Finally, we need to recognize that we will probably view our life together in North America differently from our life in Israel. On this continent, the liberal movements are in the majority, but we do not have power over the Orthodox. In Israel, Orthodox Jews do have power, and it is sometimes used to restrict the ability of our liberal colleagues to work with Israelis who would like to learn more about our interpretations of Judaism. For any of us to refuse to work to better relations in the Diaspora because of the intrareligious struggle in Israel would be as wrong as if we felt we needed to forget about our differences in Israel in order to have better relations here. Liberal congregations are under siege in Israel, and we need to support them. But they are seldom under siege from the Orthodox colleagues and laypeople on this continent, with whom we seek greater understanding. It may even be that as we improve our relationships here, we may figure out some ways to work together to further the interests of all the diverse religious interests in Israel. A naïve hope? How do we know if we don't try?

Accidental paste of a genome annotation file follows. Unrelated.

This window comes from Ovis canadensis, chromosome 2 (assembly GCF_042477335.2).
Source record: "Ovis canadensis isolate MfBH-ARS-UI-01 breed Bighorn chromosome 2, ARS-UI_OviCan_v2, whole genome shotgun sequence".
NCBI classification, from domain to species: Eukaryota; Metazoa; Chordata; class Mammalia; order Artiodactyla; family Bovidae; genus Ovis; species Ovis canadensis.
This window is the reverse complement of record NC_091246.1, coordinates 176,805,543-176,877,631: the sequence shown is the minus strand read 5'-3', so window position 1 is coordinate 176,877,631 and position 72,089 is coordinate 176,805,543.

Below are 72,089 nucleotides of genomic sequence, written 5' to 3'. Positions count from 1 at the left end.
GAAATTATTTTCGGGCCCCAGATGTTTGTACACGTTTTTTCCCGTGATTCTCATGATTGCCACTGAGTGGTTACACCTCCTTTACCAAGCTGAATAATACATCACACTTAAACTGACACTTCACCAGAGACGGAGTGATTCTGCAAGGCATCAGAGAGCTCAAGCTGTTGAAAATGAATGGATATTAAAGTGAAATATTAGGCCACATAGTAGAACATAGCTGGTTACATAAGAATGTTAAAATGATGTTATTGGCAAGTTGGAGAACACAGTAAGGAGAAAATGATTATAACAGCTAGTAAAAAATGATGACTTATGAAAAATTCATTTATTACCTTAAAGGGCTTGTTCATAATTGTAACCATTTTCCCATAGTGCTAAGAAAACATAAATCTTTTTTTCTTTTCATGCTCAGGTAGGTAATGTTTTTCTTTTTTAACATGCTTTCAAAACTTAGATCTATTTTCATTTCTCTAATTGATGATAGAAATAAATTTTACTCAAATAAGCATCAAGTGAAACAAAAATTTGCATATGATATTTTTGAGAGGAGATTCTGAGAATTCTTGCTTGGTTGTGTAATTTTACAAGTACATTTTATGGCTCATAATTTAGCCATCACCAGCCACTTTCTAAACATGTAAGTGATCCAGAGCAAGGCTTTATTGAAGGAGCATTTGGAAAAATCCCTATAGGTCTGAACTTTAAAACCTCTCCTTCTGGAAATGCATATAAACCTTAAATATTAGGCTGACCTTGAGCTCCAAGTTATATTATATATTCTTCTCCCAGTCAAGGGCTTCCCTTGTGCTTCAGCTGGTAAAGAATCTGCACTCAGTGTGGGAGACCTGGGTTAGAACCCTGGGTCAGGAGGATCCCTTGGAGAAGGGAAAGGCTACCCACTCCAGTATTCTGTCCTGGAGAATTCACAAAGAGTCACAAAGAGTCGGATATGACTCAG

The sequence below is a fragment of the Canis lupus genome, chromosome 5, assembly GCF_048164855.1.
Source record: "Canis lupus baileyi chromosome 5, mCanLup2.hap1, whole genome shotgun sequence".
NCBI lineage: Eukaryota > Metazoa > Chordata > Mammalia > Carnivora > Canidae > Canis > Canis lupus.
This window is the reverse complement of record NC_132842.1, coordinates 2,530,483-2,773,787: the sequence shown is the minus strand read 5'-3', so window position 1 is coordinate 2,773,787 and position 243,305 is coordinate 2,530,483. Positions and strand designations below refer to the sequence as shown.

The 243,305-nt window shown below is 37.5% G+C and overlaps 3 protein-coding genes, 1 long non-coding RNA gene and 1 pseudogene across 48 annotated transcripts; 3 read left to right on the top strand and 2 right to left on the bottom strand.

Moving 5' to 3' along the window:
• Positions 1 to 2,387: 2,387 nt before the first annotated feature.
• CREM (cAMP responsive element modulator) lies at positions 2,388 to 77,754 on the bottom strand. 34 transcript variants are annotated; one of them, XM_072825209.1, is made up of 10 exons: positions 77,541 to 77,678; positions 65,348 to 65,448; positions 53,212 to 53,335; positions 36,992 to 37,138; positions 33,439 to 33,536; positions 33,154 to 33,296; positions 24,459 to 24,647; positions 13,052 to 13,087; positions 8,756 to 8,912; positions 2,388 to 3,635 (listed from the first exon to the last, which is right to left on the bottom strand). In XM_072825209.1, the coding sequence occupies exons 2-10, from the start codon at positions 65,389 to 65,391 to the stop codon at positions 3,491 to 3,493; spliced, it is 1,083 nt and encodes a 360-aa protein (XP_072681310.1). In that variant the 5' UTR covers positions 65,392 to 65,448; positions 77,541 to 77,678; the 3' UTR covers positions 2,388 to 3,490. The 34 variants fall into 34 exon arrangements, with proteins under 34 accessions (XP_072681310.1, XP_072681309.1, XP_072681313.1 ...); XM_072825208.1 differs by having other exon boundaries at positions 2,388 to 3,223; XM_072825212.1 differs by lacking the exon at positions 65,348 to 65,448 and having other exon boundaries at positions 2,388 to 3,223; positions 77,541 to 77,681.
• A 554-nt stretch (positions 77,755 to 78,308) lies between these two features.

When Rabbi Grossman met with Rabbi Lieber and me, he told us of his commitment to create a group called the International Center for Jewish Peoplehood. This center would further the kinds of dialogue all three of us desire. Until that center becomes a reality and makes its presence felt in Los Angeles, there are things we can do here.
The Jewish Federation Council of Greater Los Angeles and the Southern California Board of Rabbis could create an inter-movement task force to implement opportunities for rabbinic and lay dialogue, as well as other projects; some individual rabbis have begun to put these together themselves. Congregational leaders can reach out to congregations of other movements to create such conversations. Rabbi Harold Schulweis of Valley Beth Shalom is urging schools and youth groups to do the same.
And when someone writes an inflammatory piece in the Jewish press, rather than firing off yet another furious letter, we can call the writer or send a personal letter in care of the newspaper, urging that person to help make peace rather than fan the flames.
Making peace between caring Jews is not only a mitzvah; it may well help to preserve the people and the faith that are so vital to us all.
Rabbi Richard N. Levy, executive director of the Los Angeles Hillel Council, is the newly elected president of the Central Conference of American Rabbis, the international association of Reform rabbis.